|Interaction type||Public→ Government|
|Trigger event||Location-based game contest|
|Domain||Heritage preservation and land planning|
|Actors||Attivart.org (NGO) and citizens of Torniella, Piloni, and Scalvaia, small hamlets in Southern Tuscany.|
|Data sets||1:10000 base maps (authoritative), place names (crowdsourced)|
|Process||Participatory methodology (meetings, interviews, surveys) to collect place names missing from current official base maps, but relevant for the local communities.|
|Feedback||Increased international and national visibility, extension of open data originated by Attivarti.org and its network of partners, improved insight on the territory of the Farma Valley.|
|Goal||Improve visibility of the Farma Valley, empower citizens via open data.|
|Side effects||Interest of other communities in Italy to initiate the same process (preliminary meetings have taken place).|
|Impact of the project||Impact in a local level.
|Temporal pattern||Ongoing process.|
|Funding of the project||Community-based funding (citizen-owned) until nowadays.|
|Contact point||Andrea Giacomelli (info [at] pibinko.org)|
The Farma Valley, located in Southern Tuscany, about 100 km South of Florence, is a small (120 square km) and sparsely populated (less than 500 residents, mostly concentrated in three hamlets) area of the region. The valley’s landscape is dominated by woodlands, and its importance from an environmental perspective is demonstrated by the presence of three natural reserves. Due to the low presence of population and infrastructure both in the valley and in the wider surroundings, the site is also characterized by a very good sky quality at night. The valley used to be crossed by one of roads reaching the coast from Siena. However, with the opening of a new highway in 1974, the hamlets animating the area have been progressively cut off from the main flows of traffic (including tourism). This has reinforced the valley’s reputation as a natural paradise, but has not simplified the life of the local communities. The need to sustain the residents in accordance with the relocation on the area by an expert in environmental geomatics has led to the development of innovative projects for the protection and promotion of the area.
This project started with the participation of the local communities, coordinated by Attivarti.org to a contest concerning location-based games for environmental education, launched by the EU-funded INVOLEN project. The scope of the project was based on an initial effort to collect points of interest (POIs) and trails known to the residents and to expose a significant number of toponyms missing from the current regional government base maps in the area of Torniella. In other words, policy change around governmental data was the main driver of the project. In order to extend the coverage of the community-based data set, subsequent efforts were made to interview older residents of the other hamlets.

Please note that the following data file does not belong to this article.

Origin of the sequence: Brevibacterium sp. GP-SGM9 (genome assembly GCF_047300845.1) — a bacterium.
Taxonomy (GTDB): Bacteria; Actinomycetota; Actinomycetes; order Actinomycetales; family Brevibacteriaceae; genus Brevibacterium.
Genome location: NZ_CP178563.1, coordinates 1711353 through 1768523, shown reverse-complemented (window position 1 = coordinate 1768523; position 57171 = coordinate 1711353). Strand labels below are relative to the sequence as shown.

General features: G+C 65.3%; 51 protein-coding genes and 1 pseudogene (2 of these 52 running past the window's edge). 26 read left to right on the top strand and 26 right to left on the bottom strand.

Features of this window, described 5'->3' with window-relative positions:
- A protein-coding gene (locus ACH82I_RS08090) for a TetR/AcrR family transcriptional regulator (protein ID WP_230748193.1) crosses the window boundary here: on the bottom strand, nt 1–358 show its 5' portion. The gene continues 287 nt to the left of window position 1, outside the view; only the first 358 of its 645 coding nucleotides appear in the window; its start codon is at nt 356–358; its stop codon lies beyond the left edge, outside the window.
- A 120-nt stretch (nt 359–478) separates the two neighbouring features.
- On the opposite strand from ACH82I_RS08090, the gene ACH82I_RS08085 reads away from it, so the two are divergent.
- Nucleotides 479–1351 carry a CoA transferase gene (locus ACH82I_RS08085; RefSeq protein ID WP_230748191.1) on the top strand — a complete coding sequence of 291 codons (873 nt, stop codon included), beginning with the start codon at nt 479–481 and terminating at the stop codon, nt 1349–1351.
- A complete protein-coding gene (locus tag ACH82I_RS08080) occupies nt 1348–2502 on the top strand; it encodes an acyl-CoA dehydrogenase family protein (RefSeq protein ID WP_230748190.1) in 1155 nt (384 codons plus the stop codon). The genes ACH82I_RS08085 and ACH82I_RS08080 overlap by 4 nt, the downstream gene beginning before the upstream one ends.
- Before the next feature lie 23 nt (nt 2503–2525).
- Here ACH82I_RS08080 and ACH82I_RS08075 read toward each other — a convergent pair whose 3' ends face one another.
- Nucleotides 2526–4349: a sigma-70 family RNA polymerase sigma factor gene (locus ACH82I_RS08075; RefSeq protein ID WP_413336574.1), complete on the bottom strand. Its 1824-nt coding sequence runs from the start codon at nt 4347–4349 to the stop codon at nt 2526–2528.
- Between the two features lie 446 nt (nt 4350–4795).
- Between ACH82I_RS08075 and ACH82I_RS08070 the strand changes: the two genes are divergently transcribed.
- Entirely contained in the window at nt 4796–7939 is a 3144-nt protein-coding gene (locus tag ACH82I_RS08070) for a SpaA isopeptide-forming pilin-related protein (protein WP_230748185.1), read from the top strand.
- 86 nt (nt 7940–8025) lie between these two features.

Crowdsourcing techniques were applied not only with the collection of POIs but also with interviews, anecdotes and stories about the places.
Contributions from the public are represented by the WMS service provided by Regione Toscana with the 1:10000-scale base maps. The project is documented at http://attivarti.org/v2/farma-valley/community-map/.
Three key positive factors of the project have been recorded until now. (1) The project has created a base to document heritage from the three hamlets involved relying on an open data paradigm. (2) The dissemination of the data set has created an additional layer of interest toward the valley by tourists, researchers, and professionals (especially in the tourism and environmental education sectors). (3) The project represents an effective case of a value chain starting from research efforts (related to the INVOLEN project participation) to promoting local economy. The whole process that has been adopted can be evaluated as an appropriate project management practice.
Until now, no recorded factors can be considered as negative. With the project developing during the coming months, and more information being collected, work is needed on consolidating the relationship of the project to institutional stakeholders. Maintaining public interest is the only challenge that the managers of the project may face in the future.
Nowadays, the project is in a very lively phase (we are anticipating monthly updates of the Farma Valley data set during Summer and several dissemination events), so it would be appropriate to define conclusions towards the end of the year. Concerning the possibility of replicating the initiative in other contexts: from the technology standpoint the initiative is fairly simple, while the key element is the mix of actors, linking a scientific and technologic subject (pibinko.org) to a strongly-felt driver (the need to minimize the loss of local knowledge).
- The collected data have attracted the interest of tourists, researchers, and professionals.
- Maintaining public interest, which is a well known challenge in crowdsourcing projects. can be also noticed in this case study.
- Negative factors may cannot be noticed when a project is still active.